TabTalks | Feedback (and not just beta-testing)
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Feedback (and not just beta-testing)

Feedback (and not just beta-testing)

I do a lot of betatesting of my #games and new tools. The process is creative, but I have had to learn to separate myself from the products so that I can receive #feedback without becoming defensive. This is harder than it sounds – when you pour everything you have into something novel, it can be hard to listen to criticism. But when I remember that others are suggesting real improvements to my product and not criticizing me, I can make better and stronger games and facilitation tools.  If you are selling your property is very important that you get the help of to sell your property faster

Beta-testing is a vital part of my design process and I need feed-back to learn and iterate. The final products are always better for the feedback.

My beta-testers are often client teams or random groups of people who are willing to put several hours of a day aside, try something very new and offer their opinion. These are people I rely on to provide honest input. Some don’t know me or my professional abilities. They don’t know my process or how I spend my time developing the games, they don’t see the research, or the tables covered in tokens, dice and index cards – they see a snap-shot, a (“final”) product. And while they can provide essential insights into my games, they really have no knowledge of me and if I am actually doing my best work in delivering the games they play.

I love being my own boss, there are many aspects that are great, but recently I realised something very important is missing. Feedback on me. Without feedback, how do I know what I am doing well and what areas I could be working on? What I have made progress on recently? Where I have put lots of effort without too many returns on that investment (of time or energy)? Without feedback I worry that I am not pushing myself hard enough or that I am missing opportunities to learn about new and unexpected things. An honest assessment of my weaknesses and growth potential would break my confirmation bias and allow me to discover whole new emerging areas of thought.

I am a product too … part of TabTalks is not just what I offer my clients, but who I offer my clients and how I interact with my clients. I still try to learn, but I no longer receive meaningful feed-back on me (negative and positive). On Tabatha. Not TabTalks.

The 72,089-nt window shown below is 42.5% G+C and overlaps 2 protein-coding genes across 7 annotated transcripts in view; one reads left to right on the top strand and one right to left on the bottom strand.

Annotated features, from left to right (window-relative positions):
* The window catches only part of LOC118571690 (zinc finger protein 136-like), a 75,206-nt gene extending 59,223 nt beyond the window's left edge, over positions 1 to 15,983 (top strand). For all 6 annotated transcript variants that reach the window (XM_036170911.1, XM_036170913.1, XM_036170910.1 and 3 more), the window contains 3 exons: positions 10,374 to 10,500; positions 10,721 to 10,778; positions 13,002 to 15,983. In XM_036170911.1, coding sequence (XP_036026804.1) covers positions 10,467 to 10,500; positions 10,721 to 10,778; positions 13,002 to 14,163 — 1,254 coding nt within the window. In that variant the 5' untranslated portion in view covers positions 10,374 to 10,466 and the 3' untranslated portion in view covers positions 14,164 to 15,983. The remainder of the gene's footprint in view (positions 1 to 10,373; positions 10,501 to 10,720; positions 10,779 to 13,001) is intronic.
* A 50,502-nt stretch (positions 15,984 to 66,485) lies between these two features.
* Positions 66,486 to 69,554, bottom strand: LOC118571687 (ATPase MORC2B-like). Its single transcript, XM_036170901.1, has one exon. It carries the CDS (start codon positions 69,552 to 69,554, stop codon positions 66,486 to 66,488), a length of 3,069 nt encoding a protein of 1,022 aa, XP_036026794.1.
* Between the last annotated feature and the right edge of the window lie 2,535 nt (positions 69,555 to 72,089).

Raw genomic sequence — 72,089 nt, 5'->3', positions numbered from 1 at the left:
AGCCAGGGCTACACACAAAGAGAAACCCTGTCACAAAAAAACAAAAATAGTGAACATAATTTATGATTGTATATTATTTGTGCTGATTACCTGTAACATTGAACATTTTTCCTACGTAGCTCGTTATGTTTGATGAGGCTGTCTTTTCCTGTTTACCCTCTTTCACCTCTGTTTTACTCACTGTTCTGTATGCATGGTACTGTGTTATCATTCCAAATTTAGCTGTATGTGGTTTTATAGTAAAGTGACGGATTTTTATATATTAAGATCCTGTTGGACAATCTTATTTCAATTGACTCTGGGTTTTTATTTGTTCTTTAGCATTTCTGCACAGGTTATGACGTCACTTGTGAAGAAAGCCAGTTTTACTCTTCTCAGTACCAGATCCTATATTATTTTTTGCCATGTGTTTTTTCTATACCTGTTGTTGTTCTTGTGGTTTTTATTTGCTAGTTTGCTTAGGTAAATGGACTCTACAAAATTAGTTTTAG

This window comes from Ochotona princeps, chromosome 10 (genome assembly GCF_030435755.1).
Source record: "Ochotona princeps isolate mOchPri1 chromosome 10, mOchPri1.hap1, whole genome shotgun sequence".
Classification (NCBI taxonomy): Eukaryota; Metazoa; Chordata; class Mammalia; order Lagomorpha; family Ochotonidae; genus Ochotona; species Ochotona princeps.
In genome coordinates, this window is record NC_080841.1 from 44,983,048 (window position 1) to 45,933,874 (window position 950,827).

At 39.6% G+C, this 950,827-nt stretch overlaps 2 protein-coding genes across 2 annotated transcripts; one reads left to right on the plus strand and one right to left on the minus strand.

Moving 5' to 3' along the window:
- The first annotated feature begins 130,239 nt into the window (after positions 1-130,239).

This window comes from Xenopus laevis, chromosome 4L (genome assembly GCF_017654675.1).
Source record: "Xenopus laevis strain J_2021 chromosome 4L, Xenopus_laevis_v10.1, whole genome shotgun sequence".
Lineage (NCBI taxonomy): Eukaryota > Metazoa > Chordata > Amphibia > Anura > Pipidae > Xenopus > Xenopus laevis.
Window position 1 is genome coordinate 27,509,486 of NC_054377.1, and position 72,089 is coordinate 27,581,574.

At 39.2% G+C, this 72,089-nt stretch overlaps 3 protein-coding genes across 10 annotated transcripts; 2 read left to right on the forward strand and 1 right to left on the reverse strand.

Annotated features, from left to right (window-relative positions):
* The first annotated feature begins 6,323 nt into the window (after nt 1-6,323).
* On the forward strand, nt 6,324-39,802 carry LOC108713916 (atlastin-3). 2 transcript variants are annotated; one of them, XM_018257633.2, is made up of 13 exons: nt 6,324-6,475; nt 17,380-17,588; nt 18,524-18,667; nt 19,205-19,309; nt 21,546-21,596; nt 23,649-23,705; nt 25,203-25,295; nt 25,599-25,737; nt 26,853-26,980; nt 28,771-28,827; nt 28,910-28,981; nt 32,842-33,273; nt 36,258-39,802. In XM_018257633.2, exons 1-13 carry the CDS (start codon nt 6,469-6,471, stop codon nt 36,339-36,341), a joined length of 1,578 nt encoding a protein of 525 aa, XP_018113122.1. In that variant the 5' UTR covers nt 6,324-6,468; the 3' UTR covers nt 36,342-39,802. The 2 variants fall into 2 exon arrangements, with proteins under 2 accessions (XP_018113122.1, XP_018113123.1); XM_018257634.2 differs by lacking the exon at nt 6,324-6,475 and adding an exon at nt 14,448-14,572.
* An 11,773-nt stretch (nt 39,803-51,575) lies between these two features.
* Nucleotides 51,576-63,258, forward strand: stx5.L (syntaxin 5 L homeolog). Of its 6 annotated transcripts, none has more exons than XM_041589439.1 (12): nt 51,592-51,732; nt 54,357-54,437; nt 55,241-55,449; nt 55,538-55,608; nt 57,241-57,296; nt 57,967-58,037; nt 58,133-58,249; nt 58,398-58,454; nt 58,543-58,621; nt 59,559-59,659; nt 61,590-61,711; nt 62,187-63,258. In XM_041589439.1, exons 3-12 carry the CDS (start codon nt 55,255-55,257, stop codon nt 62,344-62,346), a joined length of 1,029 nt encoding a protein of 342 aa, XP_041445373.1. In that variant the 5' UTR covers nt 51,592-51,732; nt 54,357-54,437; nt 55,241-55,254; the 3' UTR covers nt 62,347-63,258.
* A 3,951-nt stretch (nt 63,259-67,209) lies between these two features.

I was out with friends the other night and many were excited to share some of the feedback they had received from their boss (or their team for those lucky enough to have 360s!) In the past, when I received performance reviews, they felt more process than content driven. There seemed to be a formula that mandated a percentage of good and bad; there were always aspects that were not great or that made me wonder if my boss was paying any attention to the work I did, but there was also praise and recognition for the work I had done. Sometimes hearing things about myself and how I could improve stung. But there was always that opportunity to do better, learn new things (or prove the boss wrong). There was the push to a new subject or competency that I could grow into, or a suggestion that I refocus my efforts.

A wise friend recently suggested that I do get feedback, the fact that people hire me to work with them … but this is only part of the picture. And while people do seem to like the products I deliver, I want to know if there are areas the person (me) who delivered those products could improve. I want to know what they liked about the process of working with me, what I could do better next time, what tools or techniques would have better served them, new areas of research or management that I should explore. I do want to know. I need to grow, and for that, I need to know.

A critical evaluation, when done well, ensures you grow and really understand your strengths, weaknesses and future possibilities. Someone who knows your work can point to areas of learning that might be of interest or improve your work in the future. Personal growth is about receiving feed-back, learning and iterating; people are always better for feedback.

So how does one get feedback as a solo-preneur? As a self-employed designer? I am going to try and be deliberate and ask. And not customer satisfaction surveys, but real discussions with clients about what my processes were like, what worked, what didn’t, did I deliver what was expected or was the quality better or worse? Are there emerging areas of knowledge that I should be aware of? I need to know.

Do other self-employed people have processes for feedback and evaluation? Real opportunities for professional reflection? I would love to hear!